November tornadoes aren’t unusual occurrences in the Midwest and East, but a string of tornaodes Sunday, along with associated flooding and heavy rains, did some serious damage to areas near Indianapolis, Indiana; Celina, Ohio; and Erie, Pennsylvania. No serious injuries were reported.
— Jon Monk (@JonWTOL) November 6, 2017
The above video was taken from a security camera at a restaurant in Findlay, Ohio, showing what can happen when high winds blow a storefront window right on top of patrons.
The most serious damage reported was from a cyclic supercell that impacted Blackford and Jay counties, about 65 miles northeast of Indianapolis, a line of storms that produced an EF-2 tornado and associated damage.
The National Weather Service said at least three tornadoes touched down when storms battered Indiana and injured four members of a family in Muncie, The Indianapolis Star reported.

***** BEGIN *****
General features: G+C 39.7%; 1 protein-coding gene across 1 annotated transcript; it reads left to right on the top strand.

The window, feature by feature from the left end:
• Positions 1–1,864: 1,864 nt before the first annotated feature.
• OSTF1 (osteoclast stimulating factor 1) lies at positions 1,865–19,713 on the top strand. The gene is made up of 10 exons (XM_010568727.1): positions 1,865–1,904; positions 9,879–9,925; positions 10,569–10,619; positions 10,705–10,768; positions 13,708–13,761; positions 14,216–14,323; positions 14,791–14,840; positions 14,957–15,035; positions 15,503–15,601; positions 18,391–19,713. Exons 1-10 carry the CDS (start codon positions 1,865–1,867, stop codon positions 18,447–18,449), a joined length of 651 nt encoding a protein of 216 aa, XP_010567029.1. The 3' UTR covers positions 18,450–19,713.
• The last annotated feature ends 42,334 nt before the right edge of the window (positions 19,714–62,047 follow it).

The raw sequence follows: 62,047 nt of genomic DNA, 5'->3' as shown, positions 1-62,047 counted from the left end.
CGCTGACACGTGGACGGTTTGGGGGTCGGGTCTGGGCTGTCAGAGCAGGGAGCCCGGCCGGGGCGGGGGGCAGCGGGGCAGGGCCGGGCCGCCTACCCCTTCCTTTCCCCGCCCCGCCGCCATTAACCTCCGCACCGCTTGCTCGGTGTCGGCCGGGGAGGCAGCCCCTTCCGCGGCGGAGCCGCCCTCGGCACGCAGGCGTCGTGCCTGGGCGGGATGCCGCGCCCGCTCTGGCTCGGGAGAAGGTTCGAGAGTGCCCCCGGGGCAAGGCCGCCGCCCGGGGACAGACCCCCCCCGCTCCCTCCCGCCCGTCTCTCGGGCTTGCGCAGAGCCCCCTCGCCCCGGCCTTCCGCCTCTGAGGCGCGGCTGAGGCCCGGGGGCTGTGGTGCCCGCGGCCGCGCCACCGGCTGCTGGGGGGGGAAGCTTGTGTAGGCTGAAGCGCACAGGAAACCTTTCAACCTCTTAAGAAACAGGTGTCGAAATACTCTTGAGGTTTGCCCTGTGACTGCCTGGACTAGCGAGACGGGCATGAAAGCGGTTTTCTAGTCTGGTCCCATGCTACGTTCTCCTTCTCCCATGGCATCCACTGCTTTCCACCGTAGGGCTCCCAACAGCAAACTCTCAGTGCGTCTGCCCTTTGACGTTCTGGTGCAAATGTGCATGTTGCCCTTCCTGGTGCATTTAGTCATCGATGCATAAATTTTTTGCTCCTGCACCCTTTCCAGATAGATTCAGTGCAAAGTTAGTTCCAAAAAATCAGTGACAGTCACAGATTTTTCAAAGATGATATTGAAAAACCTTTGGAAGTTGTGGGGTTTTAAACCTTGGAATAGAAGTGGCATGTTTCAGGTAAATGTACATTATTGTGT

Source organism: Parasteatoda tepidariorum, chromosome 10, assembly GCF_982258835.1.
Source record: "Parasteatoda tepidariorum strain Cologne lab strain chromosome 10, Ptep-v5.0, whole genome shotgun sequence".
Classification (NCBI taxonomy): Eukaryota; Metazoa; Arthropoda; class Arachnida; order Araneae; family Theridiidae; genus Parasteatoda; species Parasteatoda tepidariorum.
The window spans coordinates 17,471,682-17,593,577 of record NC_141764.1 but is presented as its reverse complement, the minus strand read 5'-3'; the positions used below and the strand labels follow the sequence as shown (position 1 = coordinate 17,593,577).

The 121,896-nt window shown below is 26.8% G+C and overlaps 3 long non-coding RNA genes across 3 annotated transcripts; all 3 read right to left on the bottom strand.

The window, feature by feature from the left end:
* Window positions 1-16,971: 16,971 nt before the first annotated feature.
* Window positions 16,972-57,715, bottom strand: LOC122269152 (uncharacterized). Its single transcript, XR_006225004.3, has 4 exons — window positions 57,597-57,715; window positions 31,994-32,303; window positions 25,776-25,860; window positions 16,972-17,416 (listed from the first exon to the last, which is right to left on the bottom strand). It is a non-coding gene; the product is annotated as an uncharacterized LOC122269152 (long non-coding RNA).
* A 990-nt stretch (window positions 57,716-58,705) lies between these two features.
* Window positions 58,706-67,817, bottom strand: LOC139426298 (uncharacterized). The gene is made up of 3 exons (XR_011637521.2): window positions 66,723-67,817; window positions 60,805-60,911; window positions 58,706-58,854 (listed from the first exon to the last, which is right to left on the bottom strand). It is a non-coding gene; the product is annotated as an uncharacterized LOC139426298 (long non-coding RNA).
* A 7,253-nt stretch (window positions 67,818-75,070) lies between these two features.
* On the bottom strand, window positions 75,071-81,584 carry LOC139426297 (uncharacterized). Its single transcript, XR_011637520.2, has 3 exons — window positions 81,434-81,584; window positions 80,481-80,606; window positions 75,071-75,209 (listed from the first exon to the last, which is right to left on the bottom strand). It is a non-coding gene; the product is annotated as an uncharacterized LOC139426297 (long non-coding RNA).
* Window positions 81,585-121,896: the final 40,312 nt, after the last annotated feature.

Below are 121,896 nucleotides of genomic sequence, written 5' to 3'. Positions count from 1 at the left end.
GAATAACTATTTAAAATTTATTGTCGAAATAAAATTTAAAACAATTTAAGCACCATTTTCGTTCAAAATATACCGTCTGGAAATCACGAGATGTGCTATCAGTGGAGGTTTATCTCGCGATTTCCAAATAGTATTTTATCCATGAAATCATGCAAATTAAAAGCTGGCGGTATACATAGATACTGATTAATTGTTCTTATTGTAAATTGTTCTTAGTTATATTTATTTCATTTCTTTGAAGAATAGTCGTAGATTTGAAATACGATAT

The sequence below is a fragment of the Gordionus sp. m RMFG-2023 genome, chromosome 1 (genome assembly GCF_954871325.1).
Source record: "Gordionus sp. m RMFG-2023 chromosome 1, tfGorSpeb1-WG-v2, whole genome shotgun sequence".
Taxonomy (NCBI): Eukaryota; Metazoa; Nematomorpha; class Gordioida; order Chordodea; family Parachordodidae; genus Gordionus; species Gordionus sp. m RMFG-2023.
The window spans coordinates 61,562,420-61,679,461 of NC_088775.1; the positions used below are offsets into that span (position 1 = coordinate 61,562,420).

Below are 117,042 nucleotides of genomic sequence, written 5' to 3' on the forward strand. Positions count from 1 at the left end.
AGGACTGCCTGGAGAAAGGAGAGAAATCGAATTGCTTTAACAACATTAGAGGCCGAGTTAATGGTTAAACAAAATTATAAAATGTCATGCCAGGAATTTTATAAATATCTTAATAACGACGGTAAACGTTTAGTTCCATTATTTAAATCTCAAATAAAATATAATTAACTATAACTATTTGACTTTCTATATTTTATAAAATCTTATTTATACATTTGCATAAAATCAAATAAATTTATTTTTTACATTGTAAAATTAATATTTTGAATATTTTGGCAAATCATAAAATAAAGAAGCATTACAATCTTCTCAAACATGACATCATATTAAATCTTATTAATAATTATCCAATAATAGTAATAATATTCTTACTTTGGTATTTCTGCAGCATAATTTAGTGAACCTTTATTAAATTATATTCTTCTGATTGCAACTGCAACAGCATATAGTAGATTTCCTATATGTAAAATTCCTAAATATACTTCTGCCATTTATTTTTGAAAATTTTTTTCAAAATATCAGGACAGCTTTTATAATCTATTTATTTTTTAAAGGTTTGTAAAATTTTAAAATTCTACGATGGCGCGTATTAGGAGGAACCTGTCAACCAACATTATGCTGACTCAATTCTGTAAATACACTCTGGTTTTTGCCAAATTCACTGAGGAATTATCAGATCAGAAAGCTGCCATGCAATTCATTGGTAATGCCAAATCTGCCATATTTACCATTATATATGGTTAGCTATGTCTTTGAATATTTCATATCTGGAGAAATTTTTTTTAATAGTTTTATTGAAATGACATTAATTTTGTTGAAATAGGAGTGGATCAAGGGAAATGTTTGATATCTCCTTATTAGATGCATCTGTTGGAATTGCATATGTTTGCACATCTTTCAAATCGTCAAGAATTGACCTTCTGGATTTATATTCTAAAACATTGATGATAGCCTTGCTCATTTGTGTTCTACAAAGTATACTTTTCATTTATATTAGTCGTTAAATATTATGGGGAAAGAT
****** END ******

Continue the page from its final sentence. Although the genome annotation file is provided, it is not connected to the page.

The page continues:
In Northwest Ohio, Findlay High School had some windows blown out, according to the Lima News. Because of the damage in and around Findlay, school was closed for Monday. Celina City School District also canceled classes for Monday because of the storms.
Typical monthly averages for tornadoes
Illinois, Indiana, Ohio, and Pennsylvania aren’t the most active tornado states in November; that distinction goes to the mid-South (Arkansas, Louisiana, Tennessee, Mississippi, and Alabama), according to data from the Storm Prediction Center compiled by US Tornadoes.com. The mid-South averages 27 tornadoes in November.
The Midwest and Pennsylvania typically get about five tornadoes every November. Last weekend’s storms—more than a dozen tornadoes were confirmed Sunday in the four states of Pennsylvania, Illinois, Indiana, and Ohio—would elevate that average a little.
Average tornadoes per month, 1991–2010 (NOAA)
|Month||Illinois Average||Maryland Average|